Literary reviews by Tim Love.
Warning: Rather than reviews, these are often notes in preparation for reviews that were never finished, or pleas for help with understanding pieces. See Litref Reviews - a rationale for details.

Saturday, 10 May 2014

"The Psychology of Creative Writing", Scott Barry Kaufman and James C.Kaufman (eds), CUP, 2009

This book has 20 papers (in sections entitled "The Writer", "The Text", "The Process", "The Development", and "The Education") followed by a useful 19 page summary that indicates where further research might be fruitful. Below are some quotes and comments that caught my eye.

Personality traits

  • "the following personality attributes of writers ... may or may not be present in other creative people who practice their creativity in other fields or domains: (1) ambition/envy, (2) concern with philosophical matters, (3) frankness often expressed in political or social activism, (4) psychopathology, (5) depression, (6) empathy, and (7) a sense of humor" (p.7, Jane Piirto)

Writers block

Blocked writers fall into 4 types -

  • Dysphoric/Avoidant - high levels of dysphoric experiences are associated with writing
  • Guilty/Interpersonally Hindered - social pressures interfering with writing
  • Constrictive/Dismissive/Disengaged - doesn't get on with writing or people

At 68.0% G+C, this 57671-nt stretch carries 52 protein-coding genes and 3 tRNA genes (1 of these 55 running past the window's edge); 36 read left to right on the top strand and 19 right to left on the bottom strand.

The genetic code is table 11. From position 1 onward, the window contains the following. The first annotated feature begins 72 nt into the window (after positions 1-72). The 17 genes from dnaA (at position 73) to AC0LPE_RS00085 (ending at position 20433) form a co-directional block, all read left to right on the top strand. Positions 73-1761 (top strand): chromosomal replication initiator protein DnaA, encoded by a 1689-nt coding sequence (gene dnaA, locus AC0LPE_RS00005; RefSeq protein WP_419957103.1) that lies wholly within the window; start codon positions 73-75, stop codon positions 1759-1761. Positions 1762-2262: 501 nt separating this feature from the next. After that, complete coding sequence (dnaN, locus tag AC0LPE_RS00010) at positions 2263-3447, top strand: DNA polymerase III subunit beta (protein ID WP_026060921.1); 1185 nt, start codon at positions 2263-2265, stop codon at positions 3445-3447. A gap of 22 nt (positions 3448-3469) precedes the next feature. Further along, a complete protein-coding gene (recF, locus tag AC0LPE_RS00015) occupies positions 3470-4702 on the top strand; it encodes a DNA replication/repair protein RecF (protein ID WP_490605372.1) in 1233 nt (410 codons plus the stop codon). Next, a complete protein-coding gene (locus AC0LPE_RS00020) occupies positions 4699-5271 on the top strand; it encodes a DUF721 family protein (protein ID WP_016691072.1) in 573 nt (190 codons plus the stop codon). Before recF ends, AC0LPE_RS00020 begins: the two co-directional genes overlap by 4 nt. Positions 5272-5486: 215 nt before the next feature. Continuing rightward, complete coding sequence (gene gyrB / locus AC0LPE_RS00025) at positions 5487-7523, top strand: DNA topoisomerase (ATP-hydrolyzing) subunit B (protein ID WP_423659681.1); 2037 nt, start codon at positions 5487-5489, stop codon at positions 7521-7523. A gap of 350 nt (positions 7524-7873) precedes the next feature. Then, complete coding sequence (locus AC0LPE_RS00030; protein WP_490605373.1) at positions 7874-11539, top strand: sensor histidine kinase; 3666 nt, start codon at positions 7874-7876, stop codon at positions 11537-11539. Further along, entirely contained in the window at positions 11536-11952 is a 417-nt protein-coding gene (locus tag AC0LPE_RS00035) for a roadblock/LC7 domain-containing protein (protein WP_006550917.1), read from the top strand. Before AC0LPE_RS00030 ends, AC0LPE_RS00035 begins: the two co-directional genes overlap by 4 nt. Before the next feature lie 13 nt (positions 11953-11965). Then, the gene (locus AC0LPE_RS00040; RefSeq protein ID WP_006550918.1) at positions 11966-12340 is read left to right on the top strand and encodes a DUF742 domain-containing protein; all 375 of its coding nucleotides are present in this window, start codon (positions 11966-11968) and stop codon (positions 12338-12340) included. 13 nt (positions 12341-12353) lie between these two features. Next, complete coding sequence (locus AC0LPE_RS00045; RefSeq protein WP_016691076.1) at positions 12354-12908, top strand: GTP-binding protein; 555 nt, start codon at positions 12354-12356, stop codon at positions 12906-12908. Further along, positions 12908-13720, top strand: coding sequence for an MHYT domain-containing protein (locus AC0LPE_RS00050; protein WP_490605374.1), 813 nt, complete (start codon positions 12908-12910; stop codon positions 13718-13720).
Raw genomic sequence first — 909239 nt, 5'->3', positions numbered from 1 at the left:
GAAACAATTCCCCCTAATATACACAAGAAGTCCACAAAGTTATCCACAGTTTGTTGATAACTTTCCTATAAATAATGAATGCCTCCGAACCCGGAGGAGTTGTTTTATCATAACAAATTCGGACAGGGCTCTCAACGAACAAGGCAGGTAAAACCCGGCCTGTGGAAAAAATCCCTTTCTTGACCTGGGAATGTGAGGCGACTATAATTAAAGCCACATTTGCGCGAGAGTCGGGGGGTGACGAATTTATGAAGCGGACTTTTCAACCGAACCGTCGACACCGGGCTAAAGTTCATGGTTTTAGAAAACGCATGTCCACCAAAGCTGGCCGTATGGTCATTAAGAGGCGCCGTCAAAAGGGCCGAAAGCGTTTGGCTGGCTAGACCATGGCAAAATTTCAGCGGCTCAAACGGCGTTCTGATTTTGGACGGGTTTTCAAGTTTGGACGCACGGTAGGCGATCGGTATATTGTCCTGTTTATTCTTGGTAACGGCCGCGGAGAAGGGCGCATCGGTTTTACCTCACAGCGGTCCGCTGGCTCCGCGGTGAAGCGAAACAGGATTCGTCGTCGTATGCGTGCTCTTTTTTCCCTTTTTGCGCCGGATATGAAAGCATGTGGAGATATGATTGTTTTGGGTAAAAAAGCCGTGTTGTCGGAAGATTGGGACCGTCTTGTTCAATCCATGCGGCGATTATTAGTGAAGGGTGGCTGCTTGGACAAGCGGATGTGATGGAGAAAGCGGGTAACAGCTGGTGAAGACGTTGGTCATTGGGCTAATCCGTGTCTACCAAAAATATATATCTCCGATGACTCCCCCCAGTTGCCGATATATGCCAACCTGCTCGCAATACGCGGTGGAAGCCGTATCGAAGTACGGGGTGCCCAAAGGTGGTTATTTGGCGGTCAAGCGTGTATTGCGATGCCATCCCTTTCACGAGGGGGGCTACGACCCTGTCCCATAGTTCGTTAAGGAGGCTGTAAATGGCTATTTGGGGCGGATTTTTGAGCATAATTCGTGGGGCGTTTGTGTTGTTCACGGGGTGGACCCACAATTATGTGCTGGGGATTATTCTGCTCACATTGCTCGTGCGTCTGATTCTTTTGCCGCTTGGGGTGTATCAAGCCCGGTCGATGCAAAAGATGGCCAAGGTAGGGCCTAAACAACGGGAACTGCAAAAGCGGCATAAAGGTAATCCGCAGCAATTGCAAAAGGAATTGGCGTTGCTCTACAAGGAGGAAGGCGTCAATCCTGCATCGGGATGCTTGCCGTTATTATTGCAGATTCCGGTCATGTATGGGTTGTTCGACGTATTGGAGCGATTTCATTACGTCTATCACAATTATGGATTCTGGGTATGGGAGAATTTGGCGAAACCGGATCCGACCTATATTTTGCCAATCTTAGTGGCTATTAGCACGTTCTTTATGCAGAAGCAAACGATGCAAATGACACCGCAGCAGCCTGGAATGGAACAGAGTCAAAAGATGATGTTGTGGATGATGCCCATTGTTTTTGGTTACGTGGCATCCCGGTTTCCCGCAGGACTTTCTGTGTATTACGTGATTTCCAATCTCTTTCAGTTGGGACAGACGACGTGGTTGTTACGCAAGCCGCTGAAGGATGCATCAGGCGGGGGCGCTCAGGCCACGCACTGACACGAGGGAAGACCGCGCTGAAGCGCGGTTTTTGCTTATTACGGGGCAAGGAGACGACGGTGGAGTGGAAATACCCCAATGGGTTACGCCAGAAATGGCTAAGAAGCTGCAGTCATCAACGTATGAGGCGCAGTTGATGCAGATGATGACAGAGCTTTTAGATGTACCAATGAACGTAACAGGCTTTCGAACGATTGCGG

• Angry/Disappointed - inclined to use alcohol or drugs when writing


  • "blocked writers are significantly more likely than nonblocked writers to report low levels of positive and constructive mental imagery ... Depression and anxiety, in the form of symptoms of obsessive-compulsive disorder (OCD), are particularly prominent among blocked writers" (p.228, Singer and Barrios)
  • "blocked writers present an impression of holding on tightly to the uncomfortable status quo while simultaneously complaining about it" (p.229, Singer and Barrios)
  • "In general our results that helping individuals generate imagery and sustain it over a week's time proved extremely useful in helping persons overcome their blocks" (p.240, Singer and Barrios)

Writing's bad for you

There's much material supporting the claim that creative writers are more than averagely bi-polar and short-lived. "Poets seem to be amongst the least lucky of creative writers" (p.25, Pourjalai, Skrzynecky, Kaufman) with women poets having the shortest life-expectancy. This latter statistic may be because of copy-cat behaviour or the conflicts imposed by social pressures.

In the summary however, Kaufman and Kaufman point out that "Just because psychopathology is linked to creativity does not mean that it contributes to creativity ... It is also important to note that much of the research conducted in this area is quite inconsistent and spotty". Also,

  • "the fundamental character of great writers reveals significant failure along developmental lines, that is, a basis lack of maturity" (Schniedermann, "The literary mind: Portraits in pain and creativity", Insight, 1988, p.207)
  • "A creative writer whose story reflects his/her troubled life ruminates every time he/she revises his or her work. Such writers are, likely, undermining the health benefits of writing due to their constant involvement in the negative ideas that marks their tormented lives and makes up an interesting story" (p.27, Pourjalai, Skrzynecky, Kaufman)